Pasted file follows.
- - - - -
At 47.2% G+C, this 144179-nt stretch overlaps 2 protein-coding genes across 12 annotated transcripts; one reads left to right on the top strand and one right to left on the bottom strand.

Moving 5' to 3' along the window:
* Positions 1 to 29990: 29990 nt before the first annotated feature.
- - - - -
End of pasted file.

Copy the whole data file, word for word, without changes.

At 47.2% G+C, this 144179-nt stretch overlaps 2 protein-coding genes across 12 annotated transcripts; one reads left to right on the top strand and one right to left on the bottom strand.

Moving 5' to 3' along the window:
* Positions 1 to 29990: 29990 nt before the first annotated feature.